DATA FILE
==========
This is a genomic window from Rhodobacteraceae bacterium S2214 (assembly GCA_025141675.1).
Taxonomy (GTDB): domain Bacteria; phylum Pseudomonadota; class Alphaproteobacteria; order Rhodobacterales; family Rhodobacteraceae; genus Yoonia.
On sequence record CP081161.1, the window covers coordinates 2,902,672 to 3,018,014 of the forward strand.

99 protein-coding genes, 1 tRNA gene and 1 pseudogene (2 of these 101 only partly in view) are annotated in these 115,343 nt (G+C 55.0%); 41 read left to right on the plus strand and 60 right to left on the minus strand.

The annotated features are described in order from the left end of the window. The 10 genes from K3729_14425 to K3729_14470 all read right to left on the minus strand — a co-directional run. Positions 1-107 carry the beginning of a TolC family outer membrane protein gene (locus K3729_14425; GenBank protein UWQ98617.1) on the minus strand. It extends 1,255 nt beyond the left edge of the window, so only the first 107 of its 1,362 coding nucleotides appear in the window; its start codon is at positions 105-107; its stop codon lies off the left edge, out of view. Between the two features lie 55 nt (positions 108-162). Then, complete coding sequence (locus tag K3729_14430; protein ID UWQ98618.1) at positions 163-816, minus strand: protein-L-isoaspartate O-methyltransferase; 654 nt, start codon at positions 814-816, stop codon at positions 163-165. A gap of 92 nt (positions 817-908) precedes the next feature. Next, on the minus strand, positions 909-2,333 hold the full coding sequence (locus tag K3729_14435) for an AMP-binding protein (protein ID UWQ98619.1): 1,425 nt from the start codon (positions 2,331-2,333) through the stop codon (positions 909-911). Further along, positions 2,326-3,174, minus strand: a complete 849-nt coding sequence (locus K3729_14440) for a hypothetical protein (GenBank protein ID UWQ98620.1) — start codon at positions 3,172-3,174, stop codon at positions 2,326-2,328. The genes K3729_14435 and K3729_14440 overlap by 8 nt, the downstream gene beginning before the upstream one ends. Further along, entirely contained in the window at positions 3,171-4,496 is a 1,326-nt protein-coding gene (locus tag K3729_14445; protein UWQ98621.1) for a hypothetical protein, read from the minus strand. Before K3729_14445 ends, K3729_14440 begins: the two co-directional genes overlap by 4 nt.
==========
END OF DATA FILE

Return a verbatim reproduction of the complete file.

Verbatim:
This is a genomic window from Rhodobacteraceae bacterium S2214 (assembly GCA_025141675.1).
Taxonomy (GTDB): domain Bacteria; phylum Pseudomonadota; class Alphaproteobacteria; order Rhodobacterales; family Rhodobacteraceae; genus Yoonia.
On sequence record CP081161.1, the window covers coordinates 2,902,672 to 3,018,014 of the forward strand.

99 protein-coding genes, 1 tRNA gene and 1 pseudogene (2 of these 101 only partly in view) are annotated in these 115,343 nt (G+C 55.0%); 41 read left to right on the plus strand and 60 right to left on the minus strand.

The annotated features are described in order from the left end of the window. The 10 genes from K3729_14425 to K3729_14470 all read right to left on the minus strand — a co-directional run. Positions 1-107 carry the beginning of a TolC family outer membrane protein gene (locus K3729_14425; GenBank protein UWQ98617.1) on the minus strand. It extends 1,255 nt beyond the left edge of the window, so only the first 107 of its 1,362 coding nucleotides appear in the window; its start codon is at positions 105-107; its stop codon lies off the left edge, out of view. Between the two features lie 55 nt (positions 108-162). Then, complete coding sequence (locus tag K3729_14430; protein ID UWQ98618.1) at positions 163-816, minus strand: protein-L-isoaspartate O-methyltransferase; 654 nt, start codon at positions 814-816, stop codon at positions 163-165. A gap of 92 nt (positions 817-908) precedes the next feature. Next, on the minus strand, positions 909-2,333 hold the full coding sequence (locus tag K3729_14435) for an AMP-binding protein (protein ID UWQ98619.1): 1,425 nt from the start codon (positions 2,331-2,333) through the stop codon (positions 909-911). Further along, positions 2,326-3,174, minus strand: a complete 849-nt coding sequence (locus K3729_14440) for a hypothetical protein (GenBank protein ID UWQ98620.1) — start codon at positions 3,172-3,174, stop codon at positions 2,326-2,328. The genes K3729_14435 and K3729_14440 overlap by 8 nt, the downstream gene beginning before the upstream one ends. Further along, entirely contained in the window at positions 3,171-4,496 is a 1,326-nt protein-coding gene (locus tag K3729_14445; protein UWQ98621.1) for a hypothetical protein, read from the minus strand. Before K3729_14445 ends, K3729_14440 begins: the two co-directional genes overlap by 4 nt.